On This Street, Part II

Did you miss Part I of the series? Read it here.

*****

Life crept back, so did Annah. We were both jobless birds that needed to flock together. We made a pact, to tell each other of any job vacancy that may be advertised.

At 6:30 p.m. one Saturday in August, I heard a radio announcement for the position of Community Mobilisation Officer at a reputable NGO. Deadline was Monday. 

I photocopied my documents and neatly sealed them in a brown envelope. I couldn’t wait for Monday to drop them off at the office. The organization needed four people for the position; surely I couldn’t fail to get one. With my skills in communication, I could mobilise the community with ease.

Annah needed to know this. Working with her would be great, just in case luck struck both of us. I called Annah on phone twice.  Both calls went unanswered.

“Four vacancies at ACD. Deadline Monday,” I texted her.

I was sure she would call me back and ask for details. She didn’t. It was strange. I still remembered how Annah sulked when she learned that I had applied for a job without informing her. She must be stuck in the village without airtime or, maybe she was sick. When I picked up my phone to ring her again, I received a message.

“Thanks, not interested,” she wrote.

Annah was becoming more complicated than I could imagine. Did she have a job already? If she did, she wouldn’t have remained quiet about it. Or maybe it was her on-and-off boyfriend Vince who, for some reason, determined Anna’s mood whenever he was in town.

They had been like that since second year of university but they never completely broke up. Whoever took a side in their dispute became an enemy whenever they made up. I thought of telling her not to trash the opportunity just in case it was Vince making her give up on a job search. I decided against it.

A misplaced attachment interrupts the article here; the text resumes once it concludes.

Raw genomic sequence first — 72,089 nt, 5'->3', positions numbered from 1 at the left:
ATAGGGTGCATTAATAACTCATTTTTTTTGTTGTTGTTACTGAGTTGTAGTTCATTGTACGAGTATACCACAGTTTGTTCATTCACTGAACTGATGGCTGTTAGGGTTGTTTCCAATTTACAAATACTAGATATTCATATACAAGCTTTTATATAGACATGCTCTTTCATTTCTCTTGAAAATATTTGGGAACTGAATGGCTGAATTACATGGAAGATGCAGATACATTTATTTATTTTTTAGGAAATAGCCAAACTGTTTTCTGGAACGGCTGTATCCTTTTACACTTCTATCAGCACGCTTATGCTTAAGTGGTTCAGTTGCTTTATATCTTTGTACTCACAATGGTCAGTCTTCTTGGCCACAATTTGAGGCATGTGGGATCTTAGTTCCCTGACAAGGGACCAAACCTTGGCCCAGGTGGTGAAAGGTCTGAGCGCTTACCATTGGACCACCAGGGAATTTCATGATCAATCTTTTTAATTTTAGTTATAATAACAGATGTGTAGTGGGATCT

Vince and I had never really got along. Secondly, I didn’t want to become their enemy once they made up, which happened anytime between two hours and six months of their disagreement. I shut up and focused on my application.

Later that Saturday night, I pressed my clothes and polished my shoes for church, prayed over the application and pushed it inside my pillow case and slept off. By 6:00am the next day, I was in Christ Providence Church-CPC. At CPC, I walked to the front pew and prayed. Like the name of the church, the Sunday teaching was about the Lord’s providence. I was sure the teaching was not just a coincidence, but God’s way of telling me I would get the job I was about to apply for the next day.

The second reading was from the book of Genesis 45:5-8; “…do not be grieved or angry with yourselves, because you sold me here, for God sent me before you to preserve life. For the famine has been in the land these two years and there are still five years in which there will be neither plowing nor harvesting.”

When I heard the phrase “…and there are still five years”, I wondered whether God was telling me I’d have to wait five years before I could get a job.

Suddenly, I felt dizzy; my knees were weak and my legs light. I don’t remember how I walked half the kilometer distance from church to home.

I don’t remember much of what transpired later that Sunday. One moment, I was hopeful I would be among the four people to get that job, but the next minute, I was wondering how many jobless graduates heard the announcement and applied for the same.

End

 Look out for Part III next week on Wednesday, 23 August 2017. 

 

CONTACT US

Address: Kampala, Uganda
Email: wordovenug [at] gmail [dot] com
Phone: +256781412975

CONNECT WITH US

Connect with Us on Facebook

Word Oven - We bake your words to perfection | Admin | Design: Javanet Systems